Often, when I see Amon Carter Sr.’s name in Fort Worth, I wonder how many millennials or those who moved to Fort Worth and Tarrant County in the last 20 years, maybe 30, know much about him.
He’s been on our minds recently because, we’d like to think, his entrepreneurial spirit in media has rubbed off on us. On Monday, June 29, we introduce to the marketplace a new magazine, Fort Worth Business CEO. If you are a subscriber you will receive a copy. You’ll also have the opportunity to pick it up at newsstands, stores, and in offices and hotels.
CEO is aimed at area executives so that we may tell them about each other, the area, and the robust economy here. Profiles of local CEOs will be a mainstay of the magazine but along with serious stories you will find humor. One of the staff’s favorites is a reader-submitted column called “Executive Dog.” Business is serious, let’s face it. But we also need to have fun and laugh at ourselves alongside some gravitas.
We have just changed the name of our newspaper to “Fort Worth Business,” redesigned our website, created new online and social media products, and created a brand, “FWB.” CEO magazine is an extension of that brand. More changes and other products are in development.
A former Star-Telegram colleague and magazine editor, Paul Harral, has joined our team as editor of CEO. His first effort with us is one we are proud of, but he’s a perfectionist and promises that each edition will improve.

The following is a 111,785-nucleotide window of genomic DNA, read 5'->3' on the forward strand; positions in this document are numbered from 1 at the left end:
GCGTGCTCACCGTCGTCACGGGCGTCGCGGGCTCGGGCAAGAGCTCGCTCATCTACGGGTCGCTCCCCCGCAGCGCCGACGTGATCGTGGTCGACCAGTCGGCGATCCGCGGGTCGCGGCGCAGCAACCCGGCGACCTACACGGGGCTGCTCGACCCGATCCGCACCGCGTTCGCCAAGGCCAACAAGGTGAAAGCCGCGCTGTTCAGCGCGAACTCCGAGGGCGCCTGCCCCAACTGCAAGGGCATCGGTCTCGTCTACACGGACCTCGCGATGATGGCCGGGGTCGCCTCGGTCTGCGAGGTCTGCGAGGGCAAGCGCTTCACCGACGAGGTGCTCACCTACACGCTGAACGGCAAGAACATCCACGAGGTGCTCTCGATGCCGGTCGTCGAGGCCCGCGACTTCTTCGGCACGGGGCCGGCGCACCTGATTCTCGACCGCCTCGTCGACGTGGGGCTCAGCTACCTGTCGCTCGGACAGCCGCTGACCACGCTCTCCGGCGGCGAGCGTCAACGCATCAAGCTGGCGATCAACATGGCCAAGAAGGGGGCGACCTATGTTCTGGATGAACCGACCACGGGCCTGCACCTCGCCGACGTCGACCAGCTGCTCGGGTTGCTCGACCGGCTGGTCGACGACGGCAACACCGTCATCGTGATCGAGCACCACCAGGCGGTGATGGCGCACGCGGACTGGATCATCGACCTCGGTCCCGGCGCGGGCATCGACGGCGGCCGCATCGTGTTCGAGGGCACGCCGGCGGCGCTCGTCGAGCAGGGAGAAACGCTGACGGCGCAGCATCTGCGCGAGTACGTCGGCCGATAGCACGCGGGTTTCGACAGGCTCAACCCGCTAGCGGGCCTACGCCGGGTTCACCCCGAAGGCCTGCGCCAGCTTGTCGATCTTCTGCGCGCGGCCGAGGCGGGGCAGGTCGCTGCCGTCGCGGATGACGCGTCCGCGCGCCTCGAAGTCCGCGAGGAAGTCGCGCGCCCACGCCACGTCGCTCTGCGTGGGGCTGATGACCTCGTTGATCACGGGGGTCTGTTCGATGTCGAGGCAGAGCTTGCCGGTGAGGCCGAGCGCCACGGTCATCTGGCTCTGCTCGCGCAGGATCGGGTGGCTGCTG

So we are doing some of the same things that Amon Carter did in an effort to provide a media spark toward lighting the fire of our city’s growth. That said, it might be wise to offer a glimpse into Carter.
Amon, along with Sid Richardson (uncle to the Bass brothers), Kay Kimbell and a small group of influential business leaders, built Fort Worth. Without them, we’d be Abilene.
If you’ve never been to Abilene, this story might offer some perspective. A friend’s son was being deployed to Dyess Air Force Base near Abilene. He was asked by someone what Abilene was like compared to Iraq.
“Like Iraq,” he said.
Anyway, Fort Worth is like neither place. It’s a hustling, bustling city that is now the 16th largest in the country. Carter’s family honored him by naming a museum after him, and the city has placed his name in a variety of places
Amon Carter laid the foundation for an ambitious, pro-growth city. He’s better known than some of his contemporaries because he was outspoken, colorful, and Western to the core. He sometimes wore big cowboy hats and occasionally strapped on a couple of six-shooters. The late Jerry Flemmons wrote a biography of Carter but the book with the simple title, Amon, is out of print and hard to find.
He promoted his own businesses and others. He was always moving, always changing. We want to emulate him.
Richard Connor is chairman of the parent company of Fort Worth Business, DRC Media. Contact him at firstname.lastname@example.org.